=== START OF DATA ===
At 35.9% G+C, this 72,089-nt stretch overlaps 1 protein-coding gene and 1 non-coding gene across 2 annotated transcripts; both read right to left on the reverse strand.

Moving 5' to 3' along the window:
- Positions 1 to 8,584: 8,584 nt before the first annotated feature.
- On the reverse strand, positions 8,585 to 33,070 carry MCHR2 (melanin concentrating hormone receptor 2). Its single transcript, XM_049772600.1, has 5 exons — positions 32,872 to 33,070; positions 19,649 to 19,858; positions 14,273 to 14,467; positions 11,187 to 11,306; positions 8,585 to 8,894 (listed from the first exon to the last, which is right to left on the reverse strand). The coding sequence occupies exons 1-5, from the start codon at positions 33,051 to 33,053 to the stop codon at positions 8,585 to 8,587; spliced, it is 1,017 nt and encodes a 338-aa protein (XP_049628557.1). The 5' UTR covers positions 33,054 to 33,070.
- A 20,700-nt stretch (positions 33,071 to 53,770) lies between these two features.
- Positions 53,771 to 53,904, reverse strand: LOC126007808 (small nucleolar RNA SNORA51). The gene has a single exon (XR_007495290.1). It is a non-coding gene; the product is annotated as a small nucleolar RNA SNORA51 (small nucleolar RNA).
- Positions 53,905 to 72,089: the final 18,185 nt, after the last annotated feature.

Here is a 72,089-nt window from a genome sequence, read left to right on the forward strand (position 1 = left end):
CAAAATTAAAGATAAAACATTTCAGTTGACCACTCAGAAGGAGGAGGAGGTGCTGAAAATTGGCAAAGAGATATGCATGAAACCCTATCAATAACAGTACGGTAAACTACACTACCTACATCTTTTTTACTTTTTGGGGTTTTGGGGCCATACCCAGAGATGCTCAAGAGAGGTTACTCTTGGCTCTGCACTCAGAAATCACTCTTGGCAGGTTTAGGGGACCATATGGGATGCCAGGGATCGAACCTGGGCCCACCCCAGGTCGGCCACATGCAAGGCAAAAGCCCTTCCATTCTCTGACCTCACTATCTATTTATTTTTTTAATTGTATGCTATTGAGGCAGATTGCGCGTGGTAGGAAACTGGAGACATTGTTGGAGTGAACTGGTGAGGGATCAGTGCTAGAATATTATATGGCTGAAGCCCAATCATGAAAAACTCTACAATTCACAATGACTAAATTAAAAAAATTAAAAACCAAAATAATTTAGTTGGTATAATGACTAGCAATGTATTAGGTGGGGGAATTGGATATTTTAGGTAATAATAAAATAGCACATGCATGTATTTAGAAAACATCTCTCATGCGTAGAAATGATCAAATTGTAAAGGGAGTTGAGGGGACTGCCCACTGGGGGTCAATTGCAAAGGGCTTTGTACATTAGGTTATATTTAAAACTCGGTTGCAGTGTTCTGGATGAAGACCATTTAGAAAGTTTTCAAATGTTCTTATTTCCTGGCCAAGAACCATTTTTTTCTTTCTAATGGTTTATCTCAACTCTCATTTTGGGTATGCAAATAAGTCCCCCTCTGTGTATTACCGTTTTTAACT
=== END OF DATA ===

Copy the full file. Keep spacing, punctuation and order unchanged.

At 35.9% G+C, this 72,089-nt stretch overlaps 1 protein-coding gene and 1 non-coding gene across 2 annotated transcripts; both read right to left on the reverse strand.

Moving 5' to 3' along the window:
- Positions 1 to 8,584: 8,584 nt before the first annotated feature.
- On the reverse strand, positions 8,585 to 33,070 carry MCHR2 (melanin concentrating hormone receptor 2). Its single transcript, XM_049772600.1, has 5 exons — positions 32,872 to 33,070; positions 19,649 to 19,858; positions 14,273 to 14,467; positions 11,187 to 11,306; positions 8,585 to 8,894 (listed from the first exon to the last, which is right to left on the reverse strand). The coding sequence occupies exons 1-5, from the start codon at positions 33,051 to 33,053 to the stop codon at positions 8,585 to 8,587; spliced, it is 1,017 nt and encodes a 338-aa protein (XP_049628557.1). The 5' UTR covers positions 33,054 to 33,070.
- A 20,700-nt stretch (positions 33,071 to 53,770) lies between these two features.
- Positions 53,771 to 53,904, reverse strand: LOC126007808 (small nucleolar RNA SNORA51). The gene has a single exon (XR_007495290.1). It is a non-coding gene; the product is annotated as a small nucleolar RNA SNORA51 (small nucleolar RNA).
- Positions 53,905 to 72,089: the final 18,185 nt, after the last annotated feature.

Here is a 72,089-nt window from a genome sequence, read left to right on the forward strand (position 1 = left end):
CAAAATTAAAGATAAAACATTTCAGTTGACCACTCAGAAGGAGGAGGAGGTGCTGAAAATTGGCAAAGAGATATGCATGAAACCCTATCAATAACAGTACGGTAAACTACACTACCTACATCTTTTTTACTTTTTGGGGTTTTGGGGCCATACCCAGAGATGCTCAAGAGAGGTTACTCTTGGCTCTGCACTCAGAAATCACTCTTGGCAGGTTTAGGGGACCATATGGGATGCCAGGGATCGAACCTGGGCCCACCCCAGGTCGGCCACATGCAAGGCAAAAGCCCTTCCATTCTCTGACCTCACTATCTATTTATTTTTTTAATTGTATGCTATTGAGGCAGATTGCGCGTGGTAGGAAACTGGAGACATTGTTGGAGTGAACTGGTGAGGGATCAGTGCTAGAATATTATATGGCTGAAGCCCAATCATGAAAAACTCTACAATTCACAATGACTAAATTAAAAAAATTAAAAACCAAAATAATTTAGTTGGTATAATGACTAGCAATGTATTAGGTGGGGGAATTGGATATTTTAGGTAATAATAAAATAGCACATGCATGTATTTAGAAAACATCTCTCATGCGTAGAAATGATCAAATTGTAAAGGGAGTTGAGGGGACTGCCCACTGGGGGTCAATTGCAAAGGGCTTTGTACATTAGGTTATATTTAAAACTCGGTTGCAGTGTTCTGGATGAAGACCATTTAGAAAGTTTTCAAATGTTCTTATTTCCTGGCCAAGAACCATTTTTTTCTTTCTAATGGTTTATCTCAACTCTCATTTTGGGTATGCAAATAAGTCCCCCTCTGTGTATTACCGTTTTTAACT